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Practicing Insurance Law

Insurance Law has three areas of focus: insurance coverage, insurance defense litigation, and insurance compliance. Insurance coverage actions generally involve an insurer and the insured. The insured is seeking to recover under a policy of insurance, and the central legal question is whether the insured’s policy covers the loss or liability. Insurance coverage actions can involve complex issues, including disputes between insurers related to matters such as primary/excess coverage or reinsurance. Insurance coverage cases tend to focus on the language of the policy and the case law analyzing the policy language. In the aftermath of Hurricane Katrina, flood exclusions and related provisions in homeowners and commercial policies have been challenged vigorously in the courts. Thousands of claims have been tried and remain to be tried in individual and class action suits. Federal as well as state courts, chiefly in Mississippi and Louisiana, have and are issuing rulings. Tens of billions of dollars are at stake in these direct challenges to the flood—or water damage—exclusions in Katrina-related litigation.
Insurance compliance involves the 50-state regulation of the business of insurance, from rates to advertising/solicitation to licensing of adjusters. Insurance companies must get into compliance and stay in compliance in order to avoid regulator investigations and ultimately, penalties for non-compliance. Insurance compliance is primarily handled by compliance staff within insurance companies, but often companies have outside counsel handle responses to investigations by state regulators. Insurers use actuarial models based on past events to develop products, decide where to sell them, at what price, assess risk, lobby for regulatory change, etc. Climate change, also known as “global warming,” is forcing a paradigm shift in this business model. Both the insurance industry and federal and state governments are attempting to address this crisis.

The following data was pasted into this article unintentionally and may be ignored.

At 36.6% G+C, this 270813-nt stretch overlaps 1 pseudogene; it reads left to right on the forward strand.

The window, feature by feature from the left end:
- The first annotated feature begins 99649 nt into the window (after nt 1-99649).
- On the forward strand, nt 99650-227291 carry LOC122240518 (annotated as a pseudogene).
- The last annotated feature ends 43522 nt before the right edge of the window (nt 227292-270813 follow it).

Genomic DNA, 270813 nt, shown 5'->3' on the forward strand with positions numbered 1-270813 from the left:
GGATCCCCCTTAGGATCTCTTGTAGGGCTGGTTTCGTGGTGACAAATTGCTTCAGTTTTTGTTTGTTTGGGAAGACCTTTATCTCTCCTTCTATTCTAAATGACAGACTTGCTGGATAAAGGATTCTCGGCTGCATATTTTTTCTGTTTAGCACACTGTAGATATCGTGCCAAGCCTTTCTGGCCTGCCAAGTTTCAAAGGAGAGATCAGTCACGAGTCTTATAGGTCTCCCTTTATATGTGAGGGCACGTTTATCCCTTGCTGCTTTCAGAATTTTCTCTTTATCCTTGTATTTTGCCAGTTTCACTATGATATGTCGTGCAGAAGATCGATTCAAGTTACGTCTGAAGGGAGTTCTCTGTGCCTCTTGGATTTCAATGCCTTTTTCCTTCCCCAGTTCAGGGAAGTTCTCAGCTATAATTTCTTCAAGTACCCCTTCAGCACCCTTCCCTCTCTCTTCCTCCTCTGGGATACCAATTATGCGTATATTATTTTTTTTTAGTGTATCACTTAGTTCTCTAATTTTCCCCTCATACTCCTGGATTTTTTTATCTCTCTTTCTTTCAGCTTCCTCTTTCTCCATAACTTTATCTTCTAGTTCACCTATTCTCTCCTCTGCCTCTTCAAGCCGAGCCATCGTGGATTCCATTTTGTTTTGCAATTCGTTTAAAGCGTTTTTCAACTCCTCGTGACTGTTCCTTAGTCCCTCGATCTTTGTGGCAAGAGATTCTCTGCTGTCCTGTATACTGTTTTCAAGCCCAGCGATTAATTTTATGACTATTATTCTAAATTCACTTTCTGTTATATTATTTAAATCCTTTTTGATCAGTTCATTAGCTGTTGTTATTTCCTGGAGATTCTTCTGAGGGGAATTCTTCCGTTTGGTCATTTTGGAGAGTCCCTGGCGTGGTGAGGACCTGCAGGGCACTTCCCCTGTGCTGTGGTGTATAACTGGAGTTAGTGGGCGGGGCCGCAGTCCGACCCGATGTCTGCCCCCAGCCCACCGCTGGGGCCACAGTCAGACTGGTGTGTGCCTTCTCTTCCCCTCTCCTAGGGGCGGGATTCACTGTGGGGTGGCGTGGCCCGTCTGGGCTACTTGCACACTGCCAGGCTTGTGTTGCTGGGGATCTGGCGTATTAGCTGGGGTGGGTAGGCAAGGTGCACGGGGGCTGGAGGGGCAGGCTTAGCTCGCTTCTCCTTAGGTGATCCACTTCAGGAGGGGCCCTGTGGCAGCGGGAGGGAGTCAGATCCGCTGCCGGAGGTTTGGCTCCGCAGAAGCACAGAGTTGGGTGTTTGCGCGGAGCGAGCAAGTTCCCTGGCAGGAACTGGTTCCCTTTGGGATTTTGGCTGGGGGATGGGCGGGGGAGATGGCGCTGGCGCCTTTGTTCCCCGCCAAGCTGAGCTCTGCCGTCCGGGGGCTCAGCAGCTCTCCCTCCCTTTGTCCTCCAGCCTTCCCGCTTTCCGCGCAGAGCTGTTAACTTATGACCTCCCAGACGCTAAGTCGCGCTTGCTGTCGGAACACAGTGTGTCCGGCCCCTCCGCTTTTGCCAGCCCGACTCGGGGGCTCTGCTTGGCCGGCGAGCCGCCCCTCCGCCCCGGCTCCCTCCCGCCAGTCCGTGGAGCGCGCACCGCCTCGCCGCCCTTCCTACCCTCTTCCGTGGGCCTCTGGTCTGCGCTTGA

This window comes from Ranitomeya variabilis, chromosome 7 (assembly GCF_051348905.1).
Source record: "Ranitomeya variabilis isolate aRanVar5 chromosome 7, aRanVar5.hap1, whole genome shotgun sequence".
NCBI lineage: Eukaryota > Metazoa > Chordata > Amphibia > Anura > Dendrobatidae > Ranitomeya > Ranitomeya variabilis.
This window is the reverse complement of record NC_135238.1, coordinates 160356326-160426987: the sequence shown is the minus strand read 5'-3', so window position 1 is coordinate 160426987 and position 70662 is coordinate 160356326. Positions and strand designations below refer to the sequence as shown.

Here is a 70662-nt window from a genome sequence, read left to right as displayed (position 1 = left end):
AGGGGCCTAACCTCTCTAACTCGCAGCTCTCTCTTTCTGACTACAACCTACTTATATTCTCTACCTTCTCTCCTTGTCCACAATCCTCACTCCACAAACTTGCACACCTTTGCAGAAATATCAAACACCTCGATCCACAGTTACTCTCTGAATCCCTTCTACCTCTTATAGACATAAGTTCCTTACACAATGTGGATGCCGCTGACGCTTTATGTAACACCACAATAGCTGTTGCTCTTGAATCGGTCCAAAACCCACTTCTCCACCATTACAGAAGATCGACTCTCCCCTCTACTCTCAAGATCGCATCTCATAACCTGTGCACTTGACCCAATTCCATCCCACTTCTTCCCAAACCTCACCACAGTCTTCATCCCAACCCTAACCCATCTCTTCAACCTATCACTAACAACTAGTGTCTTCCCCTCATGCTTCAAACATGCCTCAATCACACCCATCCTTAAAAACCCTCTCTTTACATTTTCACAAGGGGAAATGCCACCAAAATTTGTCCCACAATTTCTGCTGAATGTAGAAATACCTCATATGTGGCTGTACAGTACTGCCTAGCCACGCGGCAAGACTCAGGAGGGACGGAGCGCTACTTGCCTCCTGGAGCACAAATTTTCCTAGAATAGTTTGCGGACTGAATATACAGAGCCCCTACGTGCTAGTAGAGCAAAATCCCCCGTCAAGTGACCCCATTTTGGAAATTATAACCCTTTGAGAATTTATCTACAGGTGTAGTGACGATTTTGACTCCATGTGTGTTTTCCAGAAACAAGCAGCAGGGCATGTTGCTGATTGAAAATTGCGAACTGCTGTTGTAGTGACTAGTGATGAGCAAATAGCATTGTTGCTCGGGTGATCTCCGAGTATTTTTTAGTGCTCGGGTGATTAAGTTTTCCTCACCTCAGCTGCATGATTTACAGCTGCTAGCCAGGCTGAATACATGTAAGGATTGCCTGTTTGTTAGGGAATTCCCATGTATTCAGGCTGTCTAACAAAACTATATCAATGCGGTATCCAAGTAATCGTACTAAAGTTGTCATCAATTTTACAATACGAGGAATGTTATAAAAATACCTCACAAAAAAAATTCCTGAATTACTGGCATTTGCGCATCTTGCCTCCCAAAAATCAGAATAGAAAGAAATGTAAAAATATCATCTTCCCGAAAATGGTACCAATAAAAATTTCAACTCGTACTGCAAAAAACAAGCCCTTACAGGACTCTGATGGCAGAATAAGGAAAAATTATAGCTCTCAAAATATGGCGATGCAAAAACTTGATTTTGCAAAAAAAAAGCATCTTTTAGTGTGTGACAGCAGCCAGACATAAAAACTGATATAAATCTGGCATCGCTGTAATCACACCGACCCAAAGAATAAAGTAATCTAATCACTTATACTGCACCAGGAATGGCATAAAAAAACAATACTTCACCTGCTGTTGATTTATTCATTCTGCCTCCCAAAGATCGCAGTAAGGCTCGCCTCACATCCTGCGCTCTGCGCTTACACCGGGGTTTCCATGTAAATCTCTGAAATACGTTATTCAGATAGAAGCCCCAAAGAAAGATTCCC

Insurance defense refers to situations where an insurer hires counsel to defend its insured against an action brought by a third party—typically an action alleging that the insured has caused the third party to suffer bodily injury or property damage. The parties to the action are typically the insured and the third-party claimant. The legal issues revolve around whether the insured defendant is liable to a third party, and if so, for how much. Insurance defense cases tend to focus on the facts of a particular incident or occurrence. In insurance defense litigation, in-house counsel will create a set of guidelines for outside counsel to follow as a means of managing the expenditures incurred during litigation. However, given the tripartite relationship unique to insurance litigation, litigation guidelines continue to create much debate among insurers and defense law firms.
Insurance litigation covers such areas as construction defects, reinsurance, catastrophic loss, bad faith, disability, insurance fraud, and more. Insurance-related assignments for new associates include locating and adapting standardized policy language, reviewing documents, researching and analyzing cases interpreting policy language, and analyzing state regulations governing the business of insurance. In an insurance defense firm, a new attorney would participate in litigation by draft pleadings, motions, and written discovery.